Meet The First ‘Indian’ – Sneha Parthibaraja
Whenever, wherever you move in India, a frequently asked question, what is your caste? Even in any application form whether it belongs to services or a school form, they ask for your rank. We all somewhere down the line criticise it whenever we have to face it. However, the hypocrite in us never speaks out against it because who will spoil and kill their precious time for so-called social issues. It might be because somewhere we all are right as this social issue thing is a pothole which is very deep with infinite depth.
The beauty of this world is that we appreciate the people and forget about them after two weeks. We discuss the issues and forget as soon as we exit the place. But among all of us where we all are busy in criticising and abusing others just for the sake of soothing ourselves, some people in our country are working on these social issues and standing against all these social barriers. Among these people, one of them is Sneha Parthibaraja, a 35 years old lawyer in Tamil Nadu. She crossed all the boundaries by becoming the first woman in the country to acquire an official certificate of ‘no caste, no religion.’
Who Is Sneha, the LAWYER?
The caste system which has been abolished in 1950, is still there in India. Here we still have to fill the column in ‘caste’ and ‘religion’, and sometimes you won’t get the option to keep it empty. A lawyer from Tamil Nadu, got her wings fly as she can now choose not to answer these in any forms as she officially has ‘no caste, no religion.’ For Sneha, the refusal of religion and caste values was inherited from her parents. Her father was born in a family of Marxists, and her mother grew up in a traditional family. The couple decided to raise their child in a different culture where no caste or no religion will spread or overcome her life with any hatred.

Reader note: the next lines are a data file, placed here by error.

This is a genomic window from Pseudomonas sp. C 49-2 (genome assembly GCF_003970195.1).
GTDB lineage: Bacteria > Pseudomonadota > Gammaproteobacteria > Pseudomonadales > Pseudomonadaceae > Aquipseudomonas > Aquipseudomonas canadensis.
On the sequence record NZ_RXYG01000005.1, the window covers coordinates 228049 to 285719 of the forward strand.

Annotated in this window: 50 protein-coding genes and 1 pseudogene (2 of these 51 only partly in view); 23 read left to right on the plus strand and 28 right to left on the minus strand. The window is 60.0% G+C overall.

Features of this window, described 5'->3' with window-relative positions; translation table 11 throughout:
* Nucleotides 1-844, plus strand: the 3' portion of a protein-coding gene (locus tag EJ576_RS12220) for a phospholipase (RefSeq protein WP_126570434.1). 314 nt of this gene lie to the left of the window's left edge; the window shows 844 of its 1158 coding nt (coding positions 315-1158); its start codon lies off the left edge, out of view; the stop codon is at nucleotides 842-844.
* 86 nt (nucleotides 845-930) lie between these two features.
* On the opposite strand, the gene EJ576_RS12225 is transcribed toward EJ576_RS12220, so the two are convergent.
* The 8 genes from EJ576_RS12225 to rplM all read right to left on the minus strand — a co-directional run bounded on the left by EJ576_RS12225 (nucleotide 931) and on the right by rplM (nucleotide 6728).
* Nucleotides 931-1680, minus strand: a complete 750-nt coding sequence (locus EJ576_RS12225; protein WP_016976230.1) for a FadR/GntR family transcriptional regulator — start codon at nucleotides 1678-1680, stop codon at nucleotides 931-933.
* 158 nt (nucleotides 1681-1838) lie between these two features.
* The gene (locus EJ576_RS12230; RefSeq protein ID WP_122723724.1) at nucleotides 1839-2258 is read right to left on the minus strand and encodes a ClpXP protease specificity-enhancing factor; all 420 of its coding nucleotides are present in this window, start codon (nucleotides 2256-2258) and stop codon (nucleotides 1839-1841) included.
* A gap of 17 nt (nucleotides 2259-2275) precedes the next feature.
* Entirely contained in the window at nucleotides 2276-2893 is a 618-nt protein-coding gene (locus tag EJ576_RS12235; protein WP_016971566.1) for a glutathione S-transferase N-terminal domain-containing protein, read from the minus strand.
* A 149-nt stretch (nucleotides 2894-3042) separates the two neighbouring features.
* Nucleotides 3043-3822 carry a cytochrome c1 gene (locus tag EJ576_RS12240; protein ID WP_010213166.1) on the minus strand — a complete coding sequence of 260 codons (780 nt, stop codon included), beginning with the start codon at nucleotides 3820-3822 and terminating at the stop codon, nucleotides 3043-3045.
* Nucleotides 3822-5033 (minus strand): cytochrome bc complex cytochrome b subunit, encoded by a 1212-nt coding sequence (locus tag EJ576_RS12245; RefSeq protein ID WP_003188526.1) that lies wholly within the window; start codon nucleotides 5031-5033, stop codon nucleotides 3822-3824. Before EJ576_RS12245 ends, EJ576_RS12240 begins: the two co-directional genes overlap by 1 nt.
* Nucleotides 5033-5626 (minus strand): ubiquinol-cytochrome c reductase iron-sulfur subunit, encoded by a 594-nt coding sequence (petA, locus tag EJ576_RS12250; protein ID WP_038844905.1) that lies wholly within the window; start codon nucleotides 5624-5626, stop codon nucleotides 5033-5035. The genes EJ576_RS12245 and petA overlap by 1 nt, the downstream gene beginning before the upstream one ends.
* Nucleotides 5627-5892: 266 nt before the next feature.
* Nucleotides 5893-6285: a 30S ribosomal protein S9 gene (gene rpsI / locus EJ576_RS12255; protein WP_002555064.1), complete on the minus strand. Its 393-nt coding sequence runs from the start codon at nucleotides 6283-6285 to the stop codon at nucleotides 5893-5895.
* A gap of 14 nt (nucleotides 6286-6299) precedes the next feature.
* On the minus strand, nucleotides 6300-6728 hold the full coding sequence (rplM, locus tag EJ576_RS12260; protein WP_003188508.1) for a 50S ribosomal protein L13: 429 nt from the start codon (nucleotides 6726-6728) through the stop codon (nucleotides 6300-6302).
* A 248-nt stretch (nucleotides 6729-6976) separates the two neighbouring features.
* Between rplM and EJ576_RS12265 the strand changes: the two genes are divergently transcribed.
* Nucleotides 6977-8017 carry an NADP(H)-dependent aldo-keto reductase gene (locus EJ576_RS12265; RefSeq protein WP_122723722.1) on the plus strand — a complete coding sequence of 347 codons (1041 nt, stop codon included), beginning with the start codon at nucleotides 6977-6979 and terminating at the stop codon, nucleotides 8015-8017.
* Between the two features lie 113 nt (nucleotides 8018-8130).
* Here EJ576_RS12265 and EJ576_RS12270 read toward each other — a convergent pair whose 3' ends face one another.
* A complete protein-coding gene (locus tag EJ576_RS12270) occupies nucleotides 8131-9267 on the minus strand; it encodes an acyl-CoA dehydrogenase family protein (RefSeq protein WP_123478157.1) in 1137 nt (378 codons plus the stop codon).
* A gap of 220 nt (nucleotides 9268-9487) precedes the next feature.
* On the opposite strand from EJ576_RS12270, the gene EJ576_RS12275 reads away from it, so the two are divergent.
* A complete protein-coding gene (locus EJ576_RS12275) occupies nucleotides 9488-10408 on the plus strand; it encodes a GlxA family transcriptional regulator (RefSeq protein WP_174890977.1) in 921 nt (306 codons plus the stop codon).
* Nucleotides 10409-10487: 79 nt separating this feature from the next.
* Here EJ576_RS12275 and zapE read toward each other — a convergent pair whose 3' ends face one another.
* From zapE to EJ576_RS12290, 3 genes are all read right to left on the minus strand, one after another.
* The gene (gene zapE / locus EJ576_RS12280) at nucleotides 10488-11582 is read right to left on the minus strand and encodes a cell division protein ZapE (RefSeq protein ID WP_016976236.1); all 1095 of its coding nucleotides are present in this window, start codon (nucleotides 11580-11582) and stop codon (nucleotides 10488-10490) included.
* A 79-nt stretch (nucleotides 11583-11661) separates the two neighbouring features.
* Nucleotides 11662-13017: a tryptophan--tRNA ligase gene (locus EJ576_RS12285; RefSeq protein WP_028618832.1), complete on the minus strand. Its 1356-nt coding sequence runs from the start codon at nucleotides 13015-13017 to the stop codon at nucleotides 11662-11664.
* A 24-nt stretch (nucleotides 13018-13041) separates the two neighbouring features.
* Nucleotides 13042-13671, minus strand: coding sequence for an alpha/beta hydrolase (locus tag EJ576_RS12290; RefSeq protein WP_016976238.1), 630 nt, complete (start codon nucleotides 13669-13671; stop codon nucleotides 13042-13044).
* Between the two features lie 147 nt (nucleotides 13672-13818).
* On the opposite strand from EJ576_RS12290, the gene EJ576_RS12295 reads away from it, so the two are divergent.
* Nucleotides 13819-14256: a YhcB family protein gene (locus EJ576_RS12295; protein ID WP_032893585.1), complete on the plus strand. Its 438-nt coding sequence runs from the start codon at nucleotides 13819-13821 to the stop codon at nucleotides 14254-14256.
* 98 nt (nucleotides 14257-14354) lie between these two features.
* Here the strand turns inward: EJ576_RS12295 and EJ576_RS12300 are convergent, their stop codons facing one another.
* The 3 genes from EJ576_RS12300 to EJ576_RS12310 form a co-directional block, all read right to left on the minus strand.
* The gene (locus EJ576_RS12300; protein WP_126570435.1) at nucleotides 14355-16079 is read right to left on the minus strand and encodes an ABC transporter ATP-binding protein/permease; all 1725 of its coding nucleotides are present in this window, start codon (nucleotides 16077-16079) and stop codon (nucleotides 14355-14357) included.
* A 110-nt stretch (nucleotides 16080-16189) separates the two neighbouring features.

On February 5th, Sneha Parthibaraja, a 35-year-old lawyer, won her nine years old battle against this caste and religion form by getting the certificate of ‘No caste, No religion.’ She was brought up in a family who did not believe in any caste or religion or cultural perspectives. All her certificates and documents, including birth and school certificates, have blank against the “caste” and “religion” columns and mention herself always as Indian.
Battle Against Government
“So, this is my lifestyle from the beginning. If this is how we live, then why shouldn’t we get a ‘no caste, no religion’ certificate in place of a community certificate,” Sneha stated in one of her interviews after winning this battle.
A community certificate defines that a person belongs to what minority community like Scheduled Caste, Scheduled Tribe, and Other Backward Classes. Community certificate is issued by the State Governments concerned, and it is also known as caste certificate.